Relax! Having a conflict of interest with respect to something on the board’s agenda need not interfere with your ability to function as a high quality board director. It’s okay to have them. It doesn’t make you a bad person or ineffective board member. The real issue is whether your board has a good process/policy/practice to manage and mitigate any actual or potential conflicts.
Let’s get the definition out of the way.
A conflict of interest is a situation in which a director’s duty to the organization conflicts with their own interest or duties to others. A conflict of interest can come about either as a result of a personal conflict between the director’s own self interest and their duty to act in the best interest of the organization, or as a result of a conflict of duties that the director owes to the organization and to another organization. Such conflicts of...
Someone on LinkedIn said, “Good governance is like keeping the train on track.” I like that analogy as it runs parallel to the description of the CEO who ‘keeps the trains running on time.’
You need both good direction and good execution.
You also need the third phase of the board’s work – monitoring progress.
It may have been John and Miriam Carver who described the work of the board as:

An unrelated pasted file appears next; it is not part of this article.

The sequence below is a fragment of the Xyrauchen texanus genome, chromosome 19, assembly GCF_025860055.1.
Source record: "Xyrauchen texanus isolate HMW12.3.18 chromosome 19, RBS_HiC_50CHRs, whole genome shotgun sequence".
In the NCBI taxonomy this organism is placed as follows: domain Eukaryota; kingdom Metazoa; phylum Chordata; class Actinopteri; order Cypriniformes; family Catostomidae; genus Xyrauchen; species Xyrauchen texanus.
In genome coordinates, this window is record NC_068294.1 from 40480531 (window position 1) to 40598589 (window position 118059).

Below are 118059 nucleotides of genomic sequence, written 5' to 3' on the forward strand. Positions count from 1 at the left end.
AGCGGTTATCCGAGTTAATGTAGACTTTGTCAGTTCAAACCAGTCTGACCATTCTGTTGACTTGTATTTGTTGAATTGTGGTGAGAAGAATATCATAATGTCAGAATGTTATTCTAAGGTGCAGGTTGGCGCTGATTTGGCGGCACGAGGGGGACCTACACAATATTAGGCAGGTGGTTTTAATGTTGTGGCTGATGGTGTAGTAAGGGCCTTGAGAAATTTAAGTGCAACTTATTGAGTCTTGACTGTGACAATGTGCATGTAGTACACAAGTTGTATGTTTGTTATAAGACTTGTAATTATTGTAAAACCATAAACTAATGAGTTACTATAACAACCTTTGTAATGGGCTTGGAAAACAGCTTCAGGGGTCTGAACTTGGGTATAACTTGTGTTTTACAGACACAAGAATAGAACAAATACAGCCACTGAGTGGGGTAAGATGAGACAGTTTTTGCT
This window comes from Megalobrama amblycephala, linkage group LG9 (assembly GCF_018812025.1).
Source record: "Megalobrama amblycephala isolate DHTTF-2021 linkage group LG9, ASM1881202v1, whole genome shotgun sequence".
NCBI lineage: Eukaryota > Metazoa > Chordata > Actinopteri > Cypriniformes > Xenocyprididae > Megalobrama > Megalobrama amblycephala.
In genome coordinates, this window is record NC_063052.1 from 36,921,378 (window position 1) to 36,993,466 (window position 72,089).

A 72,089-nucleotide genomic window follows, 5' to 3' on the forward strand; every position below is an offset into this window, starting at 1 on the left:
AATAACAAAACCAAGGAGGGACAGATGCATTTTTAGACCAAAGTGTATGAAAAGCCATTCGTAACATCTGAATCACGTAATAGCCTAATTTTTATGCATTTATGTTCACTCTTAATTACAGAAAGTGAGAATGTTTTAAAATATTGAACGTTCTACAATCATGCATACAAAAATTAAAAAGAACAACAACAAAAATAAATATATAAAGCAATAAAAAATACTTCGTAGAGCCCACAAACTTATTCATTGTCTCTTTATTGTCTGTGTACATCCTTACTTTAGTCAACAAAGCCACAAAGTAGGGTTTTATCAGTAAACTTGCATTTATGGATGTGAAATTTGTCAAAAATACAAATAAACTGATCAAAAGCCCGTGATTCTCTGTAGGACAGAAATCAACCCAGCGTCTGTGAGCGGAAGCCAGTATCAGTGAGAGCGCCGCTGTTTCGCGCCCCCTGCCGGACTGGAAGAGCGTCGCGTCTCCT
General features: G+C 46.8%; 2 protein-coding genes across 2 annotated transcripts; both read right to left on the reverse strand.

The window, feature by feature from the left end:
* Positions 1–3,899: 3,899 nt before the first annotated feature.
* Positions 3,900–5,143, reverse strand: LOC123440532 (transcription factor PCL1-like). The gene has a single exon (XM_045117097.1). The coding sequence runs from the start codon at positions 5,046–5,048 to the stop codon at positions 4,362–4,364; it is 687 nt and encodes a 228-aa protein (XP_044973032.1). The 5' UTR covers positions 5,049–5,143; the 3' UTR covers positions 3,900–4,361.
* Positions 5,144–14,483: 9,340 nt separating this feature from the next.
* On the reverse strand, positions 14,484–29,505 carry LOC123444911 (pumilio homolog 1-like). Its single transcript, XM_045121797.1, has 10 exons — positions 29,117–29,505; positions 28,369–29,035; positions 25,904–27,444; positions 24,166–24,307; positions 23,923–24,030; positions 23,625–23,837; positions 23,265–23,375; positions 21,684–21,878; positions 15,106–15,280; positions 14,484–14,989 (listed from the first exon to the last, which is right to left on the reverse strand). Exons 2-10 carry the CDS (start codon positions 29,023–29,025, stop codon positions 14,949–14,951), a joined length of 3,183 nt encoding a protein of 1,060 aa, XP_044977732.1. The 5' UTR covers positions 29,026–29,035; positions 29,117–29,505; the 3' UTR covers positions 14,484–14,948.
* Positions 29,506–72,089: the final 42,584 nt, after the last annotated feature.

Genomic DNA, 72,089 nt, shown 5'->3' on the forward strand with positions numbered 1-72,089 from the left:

In over twenty years working with boards and serving on boards, I find it’s the third step that gets dropped most often. This Winston Churchill quote says it well:
“However beautiful the strategy, you should occasionally look at the results.”
Why is looking at the results such a challenge?
Maybe it’s because evaluating the progress of not-for-profits (NFPs) lacks the clarity of stock price, shareholder value, and return on capital metrics monitored by many in the...
You’ve read the material. You’ve seen the presentation. You’ve listened to management’s request. Now it’s time for the board to make a decision. It’s an important decision, too. You’re expecting a robust discussion.
But the room is quiet. Maybe a couple of directors ask a question or two, just for clarification. Now it looks like the board chair is about to call for a vote.
What’s going on? Groupthink, that’s what. Your board has fallen victim to Groupthink.
We’ve all been there, at one time or another. I know I have. So, what can we do about it?